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    ABSTRACT: Tobacco exposure during periods of breast development has been shown to increase risk of premenopausal breast cancer. An urgent need exists, therefore, to raise awareness among adolescent girls about this new evidence, and for adolescent girls and boys who smoke to understand how their smoking puts their female peers at risk for breast cancer. The purpose of this study was to develop two youth-informed, gender specific YouTube-style videos designed to raise awareness among adolescent girls and boys about tobacco exposure as a modifiable risk factor for breast cancer and to assess youths’ responses to the videos and their potential for inclusion on social media platforms. Both videos consisted of a combination of moving text, novel images, animations, and youth-friendly music. A brief questionnaire was used to gather feedback on two videos using a convenience sample of 135 youth in British Columbia, Canada. The overall positive responses by girls and boys to their respective videos and their reported interest in sharing these videos via social networking suggests that this approach holds potential for other types of health promotion messaging targeting youth. The videos offer a promising messaging strategy for raising awareness about tobacco exposure as a modifiable risk factor for breast cancer. Tailored, gender-specific messages for use on social media hold the potential for cost-effective, health promotion and cancer prevention initiatives targeting youth.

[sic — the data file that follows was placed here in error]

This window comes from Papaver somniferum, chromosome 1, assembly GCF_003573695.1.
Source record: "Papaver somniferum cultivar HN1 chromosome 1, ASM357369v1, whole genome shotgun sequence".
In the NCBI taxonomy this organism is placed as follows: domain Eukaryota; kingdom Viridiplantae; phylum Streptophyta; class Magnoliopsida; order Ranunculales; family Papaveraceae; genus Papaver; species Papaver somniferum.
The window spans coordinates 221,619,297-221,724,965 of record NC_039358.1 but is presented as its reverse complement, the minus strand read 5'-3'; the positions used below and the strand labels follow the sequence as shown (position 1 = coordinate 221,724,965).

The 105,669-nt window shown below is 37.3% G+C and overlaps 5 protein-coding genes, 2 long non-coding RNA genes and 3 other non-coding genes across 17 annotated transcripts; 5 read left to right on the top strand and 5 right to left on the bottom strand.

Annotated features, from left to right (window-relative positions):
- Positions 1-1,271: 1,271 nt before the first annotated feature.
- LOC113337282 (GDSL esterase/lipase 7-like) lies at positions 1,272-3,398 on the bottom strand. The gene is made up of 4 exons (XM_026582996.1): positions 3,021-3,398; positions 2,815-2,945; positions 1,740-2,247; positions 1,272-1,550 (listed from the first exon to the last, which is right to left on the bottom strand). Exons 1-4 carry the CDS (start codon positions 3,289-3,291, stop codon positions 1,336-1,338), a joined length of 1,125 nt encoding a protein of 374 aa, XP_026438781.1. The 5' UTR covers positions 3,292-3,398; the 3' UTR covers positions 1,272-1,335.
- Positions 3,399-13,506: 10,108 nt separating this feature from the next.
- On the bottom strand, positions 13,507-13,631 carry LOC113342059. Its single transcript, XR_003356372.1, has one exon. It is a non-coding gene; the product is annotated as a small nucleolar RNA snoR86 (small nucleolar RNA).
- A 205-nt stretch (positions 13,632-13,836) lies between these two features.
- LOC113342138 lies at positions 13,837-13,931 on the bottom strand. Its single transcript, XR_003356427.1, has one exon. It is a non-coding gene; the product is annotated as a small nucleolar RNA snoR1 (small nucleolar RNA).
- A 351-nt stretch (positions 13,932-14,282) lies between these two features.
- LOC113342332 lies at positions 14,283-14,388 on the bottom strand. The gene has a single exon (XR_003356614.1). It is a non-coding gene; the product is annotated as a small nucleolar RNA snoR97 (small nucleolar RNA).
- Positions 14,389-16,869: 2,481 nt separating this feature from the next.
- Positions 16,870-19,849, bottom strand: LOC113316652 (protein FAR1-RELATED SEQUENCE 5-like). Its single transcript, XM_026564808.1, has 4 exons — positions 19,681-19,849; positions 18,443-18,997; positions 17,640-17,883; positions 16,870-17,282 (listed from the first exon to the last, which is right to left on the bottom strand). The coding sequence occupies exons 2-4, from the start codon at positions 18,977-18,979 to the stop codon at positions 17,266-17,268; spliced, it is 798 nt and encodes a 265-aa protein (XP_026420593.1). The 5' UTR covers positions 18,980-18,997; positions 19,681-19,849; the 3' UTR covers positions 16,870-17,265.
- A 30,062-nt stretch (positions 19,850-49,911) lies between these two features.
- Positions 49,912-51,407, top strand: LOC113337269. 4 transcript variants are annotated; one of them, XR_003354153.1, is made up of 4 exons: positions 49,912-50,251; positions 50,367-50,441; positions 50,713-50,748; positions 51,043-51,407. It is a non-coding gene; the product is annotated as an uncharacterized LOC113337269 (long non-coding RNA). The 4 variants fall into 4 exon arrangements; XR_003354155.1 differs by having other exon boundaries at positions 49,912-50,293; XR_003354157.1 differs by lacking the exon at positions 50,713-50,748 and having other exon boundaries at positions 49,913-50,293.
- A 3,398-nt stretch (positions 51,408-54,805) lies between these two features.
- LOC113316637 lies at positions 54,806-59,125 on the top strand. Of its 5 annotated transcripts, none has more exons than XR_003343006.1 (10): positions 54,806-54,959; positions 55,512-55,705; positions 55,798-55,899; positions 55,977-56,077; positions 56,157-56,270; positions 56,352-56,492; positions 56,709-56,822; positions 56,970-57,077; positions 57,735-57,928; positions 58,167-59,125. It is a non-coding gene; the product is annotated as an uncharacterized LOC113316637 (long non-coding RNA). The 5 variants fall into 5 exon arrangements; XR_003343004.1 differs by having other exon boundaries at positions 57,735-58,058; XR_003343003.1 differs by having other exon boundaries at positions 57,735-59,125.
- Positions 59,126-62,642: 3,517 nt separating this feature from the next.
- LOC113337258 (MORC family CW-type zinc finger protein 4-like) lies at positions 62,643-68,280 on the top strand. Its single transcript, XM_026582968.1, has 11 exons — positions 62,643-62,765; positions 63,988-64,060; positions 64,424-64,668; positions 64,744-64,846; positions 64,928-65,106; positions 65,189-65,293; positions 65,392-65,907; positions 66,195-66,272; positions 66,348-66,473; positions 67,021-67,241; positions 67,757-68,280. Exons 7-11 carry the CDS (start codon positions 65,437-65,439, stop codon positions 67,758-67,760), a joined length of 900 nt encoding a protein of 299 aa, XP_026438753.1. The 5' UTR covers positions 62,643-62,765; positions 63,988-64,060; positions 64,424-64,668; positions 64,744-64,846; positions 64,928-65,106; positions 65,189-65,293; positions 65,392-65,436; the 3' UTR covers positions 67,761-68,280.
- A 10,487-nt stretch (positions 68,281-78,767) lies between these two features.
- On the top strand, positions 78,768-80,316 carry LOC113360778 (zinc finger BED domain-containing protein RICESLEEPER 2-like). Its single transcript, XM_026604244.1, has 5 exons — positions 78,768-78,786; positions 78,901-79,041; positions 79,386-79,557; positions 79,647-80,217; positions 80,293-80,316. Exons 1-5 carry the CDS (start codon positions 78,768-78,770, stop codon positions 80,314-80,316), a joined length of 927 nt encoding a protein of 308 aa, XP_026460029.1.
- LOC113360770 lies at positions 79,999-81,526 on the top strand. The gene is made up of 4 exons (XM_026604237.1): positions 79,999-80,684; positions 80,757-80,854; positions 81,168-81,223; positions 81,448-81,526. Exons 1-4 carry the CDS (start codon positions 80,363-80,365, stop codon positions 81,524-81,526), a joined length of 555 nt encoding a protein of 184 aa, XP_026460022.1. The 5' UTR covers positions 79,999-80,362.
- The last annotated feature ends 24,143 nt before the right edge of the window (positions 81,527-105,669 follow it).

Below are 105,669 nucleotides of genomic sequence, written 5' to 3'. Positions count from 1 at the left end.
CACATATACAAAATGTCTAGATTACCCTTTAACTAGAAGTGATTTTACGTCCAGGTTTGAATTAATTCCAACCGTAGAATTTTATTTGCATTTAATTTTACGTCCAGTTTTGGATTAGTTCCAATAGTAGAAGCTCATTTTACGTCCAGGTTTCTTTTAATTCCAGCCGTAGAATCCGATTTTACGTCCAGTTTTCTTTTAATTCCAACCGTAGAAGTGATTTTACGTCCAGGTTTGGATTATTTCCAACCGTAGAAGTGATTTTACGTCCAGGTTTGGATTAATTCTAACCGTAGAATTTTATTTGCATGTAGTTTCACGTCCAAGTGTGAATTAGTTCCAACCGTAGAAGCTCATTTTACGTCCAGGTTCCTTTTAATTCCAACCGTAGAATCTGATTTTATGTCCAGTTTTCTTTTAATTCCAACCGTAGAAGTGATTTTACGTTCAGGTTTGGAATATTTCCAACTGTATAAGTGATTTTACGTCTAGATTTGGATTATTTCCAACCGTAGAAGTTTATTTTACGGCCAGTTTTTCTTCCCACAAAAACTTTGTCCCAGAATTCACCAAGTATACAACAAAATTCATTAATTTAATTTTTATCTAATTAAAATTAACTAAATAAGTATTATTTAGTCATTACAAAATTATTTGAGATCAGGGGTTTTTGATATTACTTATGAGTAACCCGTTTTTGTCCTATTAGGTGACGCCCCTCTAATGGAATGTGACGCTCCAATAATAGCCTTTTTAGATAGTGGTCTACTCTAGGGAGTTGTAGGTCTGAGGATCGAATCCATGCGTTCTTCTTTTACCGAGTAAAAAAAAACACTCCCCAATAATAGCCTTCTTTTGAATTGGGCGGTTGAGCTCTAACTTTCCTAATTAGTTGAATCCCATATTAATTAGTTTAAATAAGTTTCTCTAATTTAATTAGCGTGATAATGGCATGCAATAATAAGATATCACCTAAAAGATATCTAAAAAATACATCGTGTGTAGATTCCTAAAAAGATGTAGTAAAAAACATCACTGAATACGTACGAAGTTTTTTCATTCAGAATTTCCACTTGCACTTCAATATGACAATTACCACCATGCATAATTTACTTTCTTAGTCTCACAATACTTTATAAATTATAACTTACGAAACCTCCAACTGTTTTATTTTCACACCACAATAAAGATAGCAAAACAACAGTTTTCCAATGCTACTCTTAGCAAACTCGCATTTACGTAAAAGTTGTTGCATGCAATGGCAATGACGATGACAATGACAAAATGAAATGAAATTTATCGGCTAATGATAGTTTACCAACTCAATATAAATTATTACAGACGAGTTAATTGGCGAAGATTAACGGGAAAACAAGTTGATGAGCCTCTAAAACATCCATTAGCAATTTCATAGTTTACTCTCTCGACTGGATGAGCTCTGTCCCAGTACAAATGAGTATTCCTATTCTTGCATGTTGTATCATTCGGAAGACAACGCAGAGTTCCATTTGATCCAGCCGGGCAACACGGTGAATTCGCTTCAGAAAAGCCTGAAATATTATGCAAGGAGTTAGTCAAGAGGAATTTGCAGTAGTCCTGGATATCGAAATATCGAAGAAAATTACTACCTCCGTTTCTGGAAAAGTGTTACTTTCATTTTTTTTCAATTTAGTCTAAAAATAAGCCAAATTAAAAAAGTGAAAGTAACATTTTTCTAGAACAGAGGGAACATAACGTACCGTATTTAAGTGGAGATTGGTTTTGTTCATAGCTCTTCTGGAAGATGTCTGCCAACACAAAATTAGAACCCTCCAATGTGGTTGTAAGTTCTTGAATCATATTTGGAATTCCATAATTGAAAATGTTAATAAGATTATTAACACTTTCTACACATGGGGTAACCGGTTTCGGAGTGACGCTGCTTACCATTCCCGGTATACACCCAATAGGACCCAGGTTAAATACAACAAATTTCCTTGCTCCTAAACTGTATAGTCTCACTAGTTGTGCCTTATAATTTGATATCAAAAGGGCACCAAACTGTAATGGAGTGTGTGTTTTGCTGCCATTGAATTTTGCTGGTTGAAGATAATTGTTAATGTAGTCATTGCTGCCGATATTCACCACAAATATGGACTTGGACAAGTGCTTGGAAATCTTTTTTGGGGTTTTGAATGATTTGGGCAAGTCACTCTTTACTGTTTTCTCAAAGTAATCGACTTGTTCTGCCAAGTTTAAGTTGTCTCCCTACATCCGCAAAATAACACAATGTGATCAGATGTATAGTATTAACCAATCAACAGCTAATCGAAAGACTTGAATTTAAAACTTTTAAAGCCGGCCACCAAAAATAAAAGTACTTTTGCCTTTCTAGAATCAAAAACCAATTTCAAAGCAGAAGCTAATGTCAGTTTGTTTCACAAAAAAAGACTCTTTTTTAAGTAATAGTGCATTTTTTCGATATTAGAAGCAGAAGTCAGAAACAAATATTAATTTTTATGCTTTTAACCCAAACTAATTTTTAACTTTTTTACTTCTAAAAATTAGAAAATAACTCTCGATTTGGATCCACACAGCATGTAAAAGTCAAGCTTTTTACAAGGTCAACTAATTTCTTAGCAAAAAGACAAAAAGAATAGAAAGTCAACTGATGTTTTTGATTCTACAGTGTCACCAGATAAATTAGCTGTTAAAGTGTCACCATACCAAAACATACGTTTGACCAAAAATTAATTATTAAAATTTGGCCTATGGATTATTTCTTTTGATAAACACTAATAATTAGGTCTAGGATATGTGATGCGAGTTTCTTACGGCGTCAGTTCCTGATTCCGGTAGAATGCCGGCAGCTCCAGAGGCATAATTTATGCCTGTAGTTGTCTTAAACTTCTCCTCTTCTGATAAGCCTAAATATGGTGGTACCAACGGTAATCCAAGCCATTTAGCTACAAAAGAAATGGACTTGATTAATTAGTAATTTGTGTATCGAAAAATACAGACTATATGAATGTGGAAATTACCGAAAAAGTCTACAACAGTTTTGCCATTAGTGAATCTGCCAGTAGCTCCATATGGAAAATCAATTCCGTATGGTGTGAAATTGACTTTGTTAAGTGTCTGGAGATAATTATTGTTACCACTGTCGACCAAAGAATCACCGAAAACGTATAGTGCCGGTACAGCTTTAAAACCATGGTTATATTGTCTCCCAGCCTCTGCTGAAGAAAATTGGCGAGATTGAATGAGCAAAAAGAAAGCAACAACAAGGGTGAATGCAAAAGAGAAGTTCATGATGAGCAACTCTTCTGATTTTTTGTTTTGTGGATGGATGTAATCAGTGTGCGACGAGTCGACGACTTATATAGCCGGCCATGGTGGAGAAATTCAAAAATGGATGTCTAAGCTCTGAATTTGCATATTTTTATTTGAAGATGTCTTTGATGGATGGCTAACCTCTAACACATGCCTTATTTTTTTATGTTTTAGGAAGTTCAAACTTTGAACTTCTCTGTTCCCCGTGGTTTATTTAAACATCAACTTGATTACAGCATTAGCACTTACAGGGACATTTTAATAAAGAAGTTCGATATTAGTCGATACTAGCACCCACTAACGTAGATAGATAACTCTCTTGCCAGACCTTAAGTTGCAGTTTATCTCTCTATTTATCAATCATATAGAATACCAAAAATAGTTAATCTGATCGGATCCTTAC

Collegian Journal of the Royal College of Nursing Australia 06/2014; 21(2). DOI:10.1016/j.colegn.2014.04.002 · 1.18 Impact Factor
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    • "Information on parity, duration of breastfeeding, and active smoking history was obtained from self-administered questionnaires completed when the CTS cohort was established in 1995–1996, and information on the source, setting (household, workplace, and social), timing, and dose of passive smoking exposures was obtained from a second survey mailed to CTS participants in 1997. For non smokers, we used a measure of lifetime intensity-years of passive smoking calculated by multi plying a qualitative description of smoke intensity (1 = a little smoky, 2 = fairly smoky, or 3 = very smoky) by duration of exposure in years (Reynolds et al. 2009). Current age, usual diet, and alcohol consumption during the past year, weight, height, and current residential address were obtained from substudy participants at the time of urine sample collection in 2000. "
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    Environmental Health Perspectives 04/2013; 121(6). DOI:10.1289/ehp.1205524 · 7.98 Impact Factor
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    • "In addition, the association between secondhand smoking and breast cancer among younger, primarily premenopausal women who have never smoked was consistent with causality [9]. These conclusions were further supported by other recent findings [10] [11] [12]. "